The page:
Sculptor, born in London. He entered the Government School of Design at Somerset House in 1842 at the age of 17. His tutor, the painter J.R. Herbert, introduced him to Pugin who employed him in his wood carving department at the Houses of Parliament. Philip visited Rome, 1848–49. He enjoyed a long and fruitful collaboration with George Gilbert Scott and executed for him sculpture for church restorations, e.g., Evangelist figures and St Michael overcoming Satan tympanum relief for St Michael Cornhill, c.1856–1860; the font, reredos, and Katherine Parr Monument for St Mary’s Church, Sudeley, Gloucestershire, 1859–63; and the figures on the crossing screen (manufactured by F. Skidmore) at Lichfield Cathedral, 1859–63. He also executed sculpture for Scott’s public monuments, e.g., the Westminster Scholars Crimean War Memorial, 1859–61, Broad Sanctuary, Westminster; and the Albert Memorial, 1862–72; and also sculptures for Scott’s buildings, e.g., the spandrel reliefs (shared with H.H. Armstead) on the Colonial Office at Whitehall, 1873–75. Philip also worked for Francis Butler, modelling a figure of Peace, 1871–73, for his fountain in West Smithfield Gardens, City of London. In addition, he executed a handful of public statues: Richard Oastler, 1869, Bradford; Robert Hall, 1870, Leicester; and Colonel Akroyd, 1875, Akroydon, near Halifax. This last was completed, following Philip’s death from bronchitis, by his chief assistant modeller, Ceccardo Egidio Fucigna; other known assistants in his large studio include Robert Glassby and Edwin Roscoe Mullins. Birnie Philip lived at 1 Roehampton Place, Vauxhall Bridge Road (c.1858–c. 1863); West Pavilion, Hans Place (c.1867– c.1870); and Merton Villa, 280A King’s Road (c.1871–1875). Two oil-on-board paintings by James Digman Wingfield of the interior of his studio at Merton Villa are held at Chelsea Library. These were presented by Philip’s younger daughter, Rosalind, his executrix; his older daughter, Beatrice, was married to the architect E.W. Godwin and following his death, to the painter James McNeil Whistler. Birnie Philip is buried in Brompton Cemetery, London.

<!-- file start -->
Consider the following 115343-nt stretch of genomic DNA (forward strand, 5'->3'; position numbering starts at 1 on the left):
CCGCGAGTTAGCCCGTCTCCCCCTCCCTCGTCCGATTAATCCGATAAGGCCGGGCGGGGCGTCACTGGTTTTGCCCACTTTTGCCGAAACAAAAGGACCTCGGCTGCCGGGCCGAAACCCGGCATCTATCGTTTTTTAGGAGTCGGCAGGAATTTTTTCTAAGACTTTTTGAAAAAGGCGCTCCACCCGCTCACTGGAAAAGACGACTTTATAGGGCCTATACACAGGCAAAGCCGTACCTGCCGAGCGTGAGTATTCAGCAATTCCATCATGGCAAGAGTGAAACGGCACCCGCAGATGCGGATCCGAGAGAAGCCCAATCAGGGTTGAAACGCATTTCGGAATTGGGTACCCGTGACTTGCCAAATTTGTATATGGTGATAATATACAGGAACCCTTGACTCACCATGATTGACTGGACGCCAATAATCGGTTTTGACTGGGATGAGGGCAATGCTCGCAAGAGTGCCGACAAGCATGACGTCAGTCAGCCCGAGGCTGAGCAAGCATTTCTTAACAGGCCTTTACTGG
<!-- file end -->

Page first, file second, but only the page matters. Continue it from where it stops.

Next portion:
Bibliography: The Academy, 13 March 1875, p. 278 (obit. by W.M. Rossetti); Art Journal, 1 May 1875, p. 144 (obit.); T. Cavanagh, Public Sculpture of Kensington and Chelsea with Westminster South-West, Watford, 2023, pp. 62–64, 406–14, 416–18, 419–20, 421, 428, 429, 430, 431, 433, 434, 473; T. Cavanagh, Public Sculpture of Leicestershire and Rutland, Liverpool, 2000, pp. 86, 90–91; Illustrated London News, 13 March 1875, p. 258 (obit.); London Reader, 10 April 1875, p. 564 (obit.); Mapping Sculpture; G.T. Noszlopy and F. Waterhouse, Public Sculpture of Staffordshire and the Black Country, Liverpool, 2005, p. 224; Oxford Art Online – Grove Art Online; I. Roscoe et al, A Biographical Dictionary of Sculptors in Britain 1660–1851, New Haven and London, 2009; J. Seddon et al, Public Sculpture of Sussex, Liverpool, 2014, pp. 15–16; M. Stocker, ‘Philip, John Birnie (1824–1875)’, ODNB, Oxford, 2004; P. Ward-Jackson, Public Sculpture of the City of London, Liverpool, 2003, pp. 40, 89–90, 436–38; P. Ward-Jackson, Public Sculpture of Historic Westminster. Volume 1, Liverpool, 2011, pp. 11–13; T. Wyke, Public Sculpture of Greater Manchester, Liverpool, 2004, pp. 218, 222.
Terry Cavanagh November 2022